It is dangerous to assume that transracial families are leaders in anti-racism. More than 50 percent of U.S. transnational adoptions are from Asian countries to white parents. To be concerned for Asian adoptees is to understand the deeply-ingrained racism, xenophobia, patriarchy, and discrimination against Asian women. By not understanding this history, adoptive parents — regardless of how much they love their adopted child(ren) — may unwittingly be perpetuating it and thus putting them directly in harm’s way.

Each member of The Society of Adoptee Professionals of Color In Adoption has an “origin story” that starts with a family who chose to adopt us and bring us into their White families, and sometimes the origin story even includes the women who gave birth to us. For adoptees, the biological connection and the intimacy of that relationship is something foreign to us. For those of us who identify as Asian American, having a mother who is Asian is also part of our origin story but images of those Asian women can shift and change over our lifetimes. To us, Asian women trigger something in us where we search the features of strangers for some reflection of our Asian selves.

Even as we search for these mothers explicitly and implicitly, we must navigate the challenges posed by racial stereotypes, microaggressions, and internalized oppression. We absorb the messages — from adoptive parents, strangers, and adoption agencies — that these are “failed” mothers who had pasts that are mysterious, tragic, and even possibly shameful. Some adoptees’ records are intentionally falsified, misrepresenting the adoptee’s origin story as coming from an “unwed mother” despite the reality of coming from married families in some cases, further perpetuating the “saving” perspective from a “less moral” situation. In the internalized images and narratives we have of our birth mothers based on societal messages, our birth mothers are the poor, the illiterate, the sexually promiscuous, the possible prostitute, the factory worker, the farmer, or the war widow. Asian women who have been oppressed, sexualized, minimized, and misunderstood become both familiar and frightening. For those of us who identify as Asian women, these realities and images haunt us.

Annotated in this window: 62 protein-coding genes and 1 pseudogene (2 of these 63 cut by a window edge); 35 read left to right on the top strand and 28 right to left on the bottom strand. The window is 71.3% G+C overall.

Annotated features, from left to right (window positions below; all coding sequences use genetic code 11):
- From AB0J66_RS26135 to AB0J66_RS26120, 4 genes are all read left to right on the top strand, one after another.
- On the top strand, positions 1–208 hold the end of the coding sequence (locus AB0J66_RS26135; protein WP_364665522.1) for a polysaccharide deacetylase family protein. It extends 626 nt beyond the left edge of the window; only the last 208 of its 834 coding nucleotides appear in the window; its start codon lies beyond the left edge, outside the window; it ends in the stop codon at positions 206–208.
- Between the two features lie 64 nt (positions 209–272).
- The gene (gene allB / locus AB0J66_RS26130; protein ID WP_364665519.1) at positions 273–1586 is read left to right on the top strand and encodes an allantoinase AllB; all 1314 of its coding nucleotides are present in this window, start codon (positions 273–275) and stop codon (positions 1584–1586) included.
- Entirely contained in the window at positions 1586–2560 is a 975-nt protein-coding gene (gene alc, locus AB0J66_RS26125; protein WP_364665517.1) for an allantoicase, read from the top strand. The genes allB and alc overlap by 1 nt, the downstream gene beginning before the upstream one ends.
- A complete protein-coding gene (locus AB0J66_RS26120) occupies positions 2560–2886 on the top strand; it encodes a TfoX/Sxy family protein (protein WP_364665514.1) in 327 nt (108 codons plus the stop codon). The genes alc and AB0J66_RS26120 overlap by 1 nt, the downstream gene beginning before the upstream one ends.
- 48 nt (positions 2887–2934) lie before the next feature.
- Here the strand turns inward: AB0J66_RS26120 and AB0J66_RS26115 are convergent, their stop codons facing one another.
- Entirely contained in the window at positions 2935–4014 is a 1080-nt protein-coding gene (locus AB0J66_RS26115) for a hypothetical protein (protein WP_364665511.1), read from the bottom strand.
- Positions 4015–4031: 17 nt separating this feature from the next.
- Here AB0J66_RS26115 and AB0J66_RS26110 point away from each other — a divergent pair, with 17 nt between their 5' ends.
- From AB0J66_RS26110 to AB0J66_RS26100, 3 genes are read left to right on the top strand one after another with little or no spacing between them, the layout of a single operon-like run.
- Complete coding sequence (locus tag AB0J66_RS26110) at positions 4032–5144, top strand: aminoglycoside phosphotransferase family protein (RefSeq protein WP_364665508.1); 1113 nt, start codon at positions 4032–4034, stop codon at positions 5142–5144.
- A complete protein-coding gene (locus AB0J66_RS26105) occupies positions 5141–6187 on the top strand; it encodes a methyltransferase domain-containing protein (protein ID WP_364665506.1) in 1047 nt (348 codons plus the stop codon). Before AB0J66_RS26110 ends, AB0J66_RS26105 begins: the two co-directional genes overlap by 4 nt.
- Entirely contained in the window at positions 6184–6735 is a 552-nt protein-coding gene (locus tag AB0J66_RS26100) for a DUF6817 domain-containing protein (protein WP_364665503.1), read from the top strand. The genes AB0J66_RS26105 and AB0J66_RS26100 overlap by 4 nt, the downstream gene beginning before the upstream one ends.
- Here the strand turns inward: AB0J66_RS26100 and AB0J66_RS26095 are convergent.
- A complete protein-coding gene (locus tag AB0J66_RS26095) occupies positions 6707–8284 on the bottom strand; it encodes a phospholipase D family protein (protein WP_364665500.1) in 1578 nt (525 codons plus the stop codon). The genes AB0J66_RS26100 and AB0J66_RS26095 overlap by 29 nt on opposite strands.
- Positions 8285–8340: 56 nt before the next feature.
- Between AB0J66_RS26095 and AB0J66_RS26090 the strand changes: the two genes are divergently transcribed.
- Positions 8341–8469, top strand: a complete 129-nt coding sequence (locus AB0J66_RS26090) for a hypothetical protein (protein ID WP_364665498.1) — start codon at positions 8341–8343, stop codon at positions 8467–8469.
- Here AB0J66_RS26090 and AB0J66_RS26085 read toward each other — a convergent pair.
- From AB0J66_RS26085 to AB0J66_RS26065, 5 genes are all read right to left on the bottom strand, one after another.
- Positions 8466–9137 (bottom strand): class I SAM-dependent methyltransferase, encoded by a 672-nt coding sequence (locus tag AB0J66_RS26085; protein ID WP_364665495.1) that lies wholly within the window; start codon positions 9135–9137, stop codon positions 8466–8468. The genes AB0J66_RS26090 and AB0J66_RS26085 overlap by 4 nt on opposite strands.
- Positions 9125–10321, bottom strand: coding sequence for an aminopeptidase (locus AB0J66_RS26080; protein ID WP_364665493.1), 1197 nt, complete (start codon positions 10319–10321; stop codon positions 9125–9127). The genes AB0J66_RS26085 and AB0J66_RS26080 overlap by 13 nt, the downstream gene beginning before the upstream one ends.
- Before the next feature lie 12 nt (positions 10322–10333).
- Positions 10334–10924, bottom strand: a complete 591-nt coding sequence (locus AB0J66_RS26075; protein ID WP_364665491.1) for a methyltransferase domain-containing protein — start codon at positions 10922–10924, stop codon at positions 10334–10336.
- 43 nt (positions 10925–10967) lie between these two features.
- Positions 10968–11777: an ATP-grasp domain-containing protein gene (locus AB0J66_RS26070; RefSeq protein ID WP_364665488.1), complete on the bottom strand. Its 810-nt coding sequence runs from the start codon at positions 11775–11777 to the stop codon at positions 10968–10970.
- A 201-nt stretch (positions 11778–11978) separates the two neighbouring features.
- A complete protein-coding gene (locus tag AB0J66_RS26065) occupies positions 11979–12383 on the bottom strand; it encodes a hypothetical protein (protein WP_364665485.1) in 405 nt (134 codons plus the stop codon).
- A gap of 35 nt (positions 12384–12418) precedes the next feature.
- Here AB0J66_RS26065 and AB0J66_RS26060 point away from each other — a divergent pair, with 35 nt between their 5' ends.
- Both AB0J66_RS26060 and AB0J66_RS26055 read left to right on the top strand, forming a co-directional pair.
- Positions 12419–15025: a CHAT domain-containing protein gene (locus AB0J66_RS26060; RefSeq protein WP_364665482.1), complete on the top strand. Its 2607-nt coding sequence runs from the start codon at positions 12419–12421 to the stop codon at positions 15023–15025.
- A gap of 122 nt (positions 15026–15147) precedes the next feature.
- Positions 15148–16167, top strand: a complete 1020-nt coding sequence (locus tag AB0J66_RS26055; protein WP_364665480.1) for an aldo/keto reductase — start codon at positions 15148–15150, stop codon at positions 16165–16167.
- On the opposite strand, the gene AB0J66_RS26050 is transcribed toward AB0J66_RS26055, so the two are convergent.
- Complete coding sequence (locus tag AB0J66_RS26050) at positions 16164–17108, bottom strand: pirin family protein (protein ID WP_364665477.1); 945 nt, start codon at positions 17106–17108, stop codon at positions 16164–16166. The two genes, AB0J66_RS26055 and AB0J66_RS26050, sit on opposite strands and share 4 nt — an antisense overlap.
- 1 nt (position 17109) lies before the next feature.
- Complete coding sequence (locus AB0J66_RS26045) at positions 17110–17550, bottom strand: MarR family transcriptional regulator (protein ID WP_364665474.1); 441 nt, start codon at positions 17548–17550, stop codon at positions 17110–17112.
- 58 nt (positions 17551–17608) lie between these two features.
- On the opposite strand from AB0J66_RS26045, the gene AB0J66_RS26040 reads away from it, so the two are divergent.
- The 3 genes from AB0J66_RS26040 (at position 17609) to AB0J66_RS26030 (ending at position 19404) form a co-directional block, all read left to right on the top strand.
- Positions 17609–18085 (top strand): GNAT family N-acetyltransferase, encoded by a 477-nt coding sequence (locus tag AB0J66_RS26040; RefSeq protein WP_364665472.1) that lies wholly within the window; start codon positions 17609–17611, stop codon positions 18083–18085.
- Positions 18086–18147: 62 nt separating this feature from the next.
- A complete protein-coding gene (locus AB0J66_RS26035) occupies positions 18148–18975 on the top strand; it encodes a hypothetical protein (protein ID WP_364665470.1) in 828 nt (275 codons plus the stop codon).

We grieve the losses of Soon Chung Park, Hyun Jung Grant, Suncha Kim, Yong Yue, Delaina Ashley Yaun, Paul Andre Michels, Xiaojie Tan, and Daoyou Feng. We fully support Asian immigrant and Asian American communities, including sex workers who should be protected rather than criminalized. We believe the movement to #StopAsian Hate is necessarily tied to larger movments, such as Black Lives Matter, to end white supremacist and heteropatriarchal structures. We are heartened by expressions of solidarity from BIPOC communities, as well as white family and friends who have been paying attention, who have reached out and check in on us, and who have actively sought to be anti-racist as opposed to non-racist and therefore complicit.

Adoptees of color (transracial and not) often find themselves caught in between worlds, not White enough and not fill-in-the-blank enough. For those of us who are transnational adoptees, despite being raised in the U.S., our immigrant bodies signify foreign (among so many other things), which is why these murders of Asian immigrant women resonate so deeply for us. Supporting us in painful moments like these acknowledges that our identities and lived experiences are valid, even if they do not match perfectly with other Asian and Asian American experiences. We know that this type of love and solidarity is what is required for collective humanization and liberation.

Society of Adoptee Professionals of Color in Adoption (SAPCA)

In reverse alphabetical order: Angela Tucker, Kit Myers, Ph.D., Hollee McGinnis, Ph.D., Holly Grant-Marsney, Ph.D., Susan Branco, Ph.D., Amanda L. Baden, Ph.D.




Society of Adoptee Professionals of Color in Adoption (SAPCA)